Nilsen’s desire to understand his own motives may be sincere—he has, at this point, nothing much to lose. But his very articulacy seems suspect. The danger that his crimes might mean nothing, might have no reason, seems to press on him more strongly than guilt; he is too anxious to secure an explanation; so what appears to be self-analysis is more often a deployment of cliché to bolster his own myth, the myth of the bent branch, the wrong turning.
“No one,” he complains, “wants to believe ever that I am just an ordinary man come to an extraordinary and overwhelming conclusion.”
An ontological error?
Can an ordinary man come to create such a catalogue of horror merely through an ontological error: the failure to acknowledge the separate existence and right-to-life of other human beings? Other people certainly existed more vividly for Nilsen in his imagination than in themselves. That is a common enough phenomenon. Where they were themselves incomplete, young, half-conscious, with ill-formed identities, his fantasy flowed in and stifled them. But there must surely also have been an additional chip missing in the circuits of Nilsen’s conscience for him to arrange, without compunction, so many reruns of his grisly snuff movie. And some special pleasure in constriction for him to become so expert in strangulation.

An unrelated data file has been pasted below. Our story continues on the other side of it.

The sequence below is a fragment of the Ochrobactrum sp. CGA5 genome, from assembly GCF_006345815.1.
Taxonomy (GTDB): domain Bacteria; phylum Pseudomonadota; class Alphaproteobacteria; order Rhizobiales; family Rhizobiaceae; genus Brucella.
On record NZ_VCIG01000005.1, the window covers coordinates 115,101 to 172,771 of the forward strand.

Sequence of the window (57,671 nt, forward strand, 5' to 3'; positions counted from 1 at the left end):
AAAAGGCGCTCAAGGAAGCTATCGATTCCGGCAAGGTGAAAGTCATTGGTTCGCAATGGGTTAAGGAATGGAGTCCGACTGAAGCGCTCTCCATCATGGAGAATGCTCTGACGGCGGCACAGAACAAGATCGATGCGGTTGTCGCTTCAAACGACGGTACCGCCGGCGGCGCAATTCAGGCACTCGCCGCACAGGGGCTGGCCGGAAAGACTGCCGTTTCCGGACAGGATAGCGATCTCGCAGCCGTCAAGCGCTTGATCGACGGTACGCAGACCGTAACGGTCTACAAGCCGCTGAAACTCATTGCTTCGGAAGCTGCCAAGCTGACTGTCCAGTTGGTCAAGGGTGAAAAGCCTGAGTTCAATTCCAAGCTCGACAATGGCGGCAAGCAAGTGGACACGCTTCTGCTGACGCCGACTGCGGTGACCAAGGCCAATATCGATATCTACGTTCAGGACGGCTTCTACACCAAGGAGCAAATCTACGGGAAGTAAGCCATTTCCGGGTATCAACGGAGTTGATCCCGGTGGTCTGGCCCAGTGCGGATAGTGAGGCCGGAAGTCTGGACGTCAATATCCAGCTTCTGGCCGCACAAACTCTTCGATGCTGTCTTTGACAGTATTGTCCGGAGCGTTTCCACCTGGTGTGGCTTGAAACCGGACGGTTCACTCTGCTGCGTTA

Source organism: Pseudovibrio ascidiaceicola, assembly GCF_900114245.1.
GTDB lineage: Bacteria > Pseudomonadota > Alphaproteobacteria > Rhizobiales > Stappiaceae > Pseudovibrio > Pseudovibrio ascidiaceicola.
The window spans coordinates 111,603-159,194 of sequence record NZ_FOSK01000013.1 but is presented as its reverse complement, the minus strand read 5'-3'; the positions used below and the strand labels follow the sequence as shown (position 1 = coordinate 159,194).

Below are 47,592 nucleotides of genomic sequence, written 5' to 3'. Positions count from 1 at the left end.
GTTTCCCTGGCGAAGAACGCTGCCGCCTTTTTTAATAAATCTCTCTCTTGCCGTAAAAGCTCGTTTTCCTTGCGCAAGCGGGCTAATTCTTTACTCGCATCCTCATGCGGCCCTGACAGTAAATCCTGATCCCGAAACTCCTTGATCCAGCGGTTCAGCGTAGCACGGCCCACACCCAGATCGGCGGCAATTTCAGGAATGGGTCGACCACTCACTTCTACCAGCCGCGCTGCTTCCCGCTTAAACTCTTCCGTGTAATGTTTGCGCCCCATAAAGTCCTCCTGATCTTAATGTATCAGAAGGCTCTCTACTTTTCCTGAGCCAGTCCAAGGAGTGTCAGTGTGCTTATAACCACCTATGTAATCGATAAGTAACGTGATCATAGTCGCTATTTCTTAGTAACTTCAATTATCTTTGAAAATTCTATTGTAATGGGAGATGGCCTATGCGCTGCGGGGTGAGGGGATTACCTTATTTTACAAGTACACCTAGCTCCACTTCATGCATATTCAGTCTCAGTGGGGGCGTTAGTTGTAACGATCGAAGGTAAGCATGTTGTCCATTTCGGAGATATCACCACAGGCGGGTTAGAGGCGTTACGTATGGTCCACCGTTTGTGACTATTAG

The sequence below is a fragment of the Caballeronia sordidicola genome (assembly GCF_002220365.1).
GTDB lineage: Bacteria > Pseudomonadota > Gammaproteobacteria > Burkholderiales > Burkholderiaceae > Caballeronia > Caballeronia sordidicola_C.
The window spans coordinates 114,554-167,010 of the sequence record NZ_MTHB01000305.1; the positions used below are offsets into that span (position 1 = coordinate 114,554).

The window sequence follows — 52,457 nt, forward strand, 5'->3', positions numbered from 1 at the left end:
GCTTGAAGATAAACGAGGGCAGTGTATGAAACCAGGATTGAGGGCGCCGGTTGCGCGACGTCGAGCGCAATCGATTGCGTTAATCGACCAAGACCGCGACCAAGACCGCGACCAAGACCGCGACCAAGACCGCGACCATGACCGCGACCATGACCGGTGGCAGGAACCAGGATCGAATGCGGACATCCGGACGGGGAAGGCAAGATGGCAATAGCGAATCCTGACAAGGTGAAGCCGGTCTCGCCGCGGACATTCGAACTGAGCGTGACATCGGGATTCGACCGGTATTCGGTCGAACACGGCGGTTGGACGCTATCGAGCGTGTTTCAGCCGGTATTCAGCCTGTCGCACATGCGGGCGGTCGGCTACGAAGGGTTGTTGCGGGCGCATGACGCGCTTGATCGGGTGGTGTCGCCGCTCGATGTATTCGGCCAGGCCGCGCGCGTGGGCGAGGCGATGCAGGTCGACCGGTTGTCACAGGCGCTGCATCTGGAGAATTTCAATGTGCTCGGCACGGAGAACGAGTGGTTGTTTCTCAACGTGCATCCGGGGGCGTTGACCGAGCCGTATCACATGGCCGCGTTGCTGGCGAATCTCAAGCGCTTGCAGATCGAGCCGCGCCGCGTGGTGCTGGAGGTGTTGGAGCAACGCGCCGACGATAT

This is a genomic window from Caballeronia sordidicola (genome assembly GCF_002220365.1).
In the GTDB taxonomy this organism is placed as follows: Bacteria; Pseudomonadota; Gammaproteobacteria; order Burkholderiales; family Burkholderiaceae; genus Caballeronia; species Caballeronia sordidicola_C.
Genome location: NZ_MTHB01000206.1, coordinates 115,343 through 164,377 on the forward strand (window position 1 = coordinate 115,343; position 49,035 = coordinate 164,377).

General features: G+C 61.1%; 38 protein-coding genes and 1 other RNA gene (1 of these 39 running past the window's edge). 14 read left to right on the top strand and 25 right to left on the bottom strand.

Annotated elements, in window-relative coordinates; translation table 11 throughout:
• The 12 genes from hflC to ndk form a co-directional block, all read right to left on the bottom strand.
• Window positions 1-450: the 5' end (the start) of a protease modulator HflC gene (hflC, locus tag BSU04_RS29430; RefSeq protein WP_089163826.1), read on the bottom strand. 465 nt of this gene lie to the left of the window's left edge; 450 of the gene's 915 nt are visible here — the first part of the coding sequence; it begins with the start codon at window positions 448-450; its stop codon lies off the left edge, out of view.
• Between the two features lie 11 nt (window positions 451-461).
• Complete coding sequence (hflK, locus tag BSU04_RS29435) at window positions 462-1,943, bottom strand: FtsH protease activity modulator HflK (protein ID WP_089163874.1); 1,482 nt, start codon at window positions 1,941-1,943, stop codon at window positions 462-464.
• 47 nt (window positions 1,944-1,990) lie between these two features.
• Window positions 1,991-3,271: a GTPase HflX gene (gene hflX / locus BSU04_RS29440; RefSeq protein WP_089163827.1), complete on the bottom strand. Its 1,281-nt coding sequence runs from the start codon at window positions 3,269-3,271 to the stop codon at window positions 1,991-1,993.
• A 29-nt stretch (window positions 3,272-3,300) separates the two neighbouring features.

Masters suggests that these should not be described as homosexual murders, on the grounds that Nilsen never sodomised his victims. Perhaps the erotic ritual that Nilsen devised might be better described as autosexual, but it was the work of a true invert: for the ritual of fertility, he substituted oblivion; for Eros, Thanatos; for incorporation, immolation. There is a dreadful coherence to it.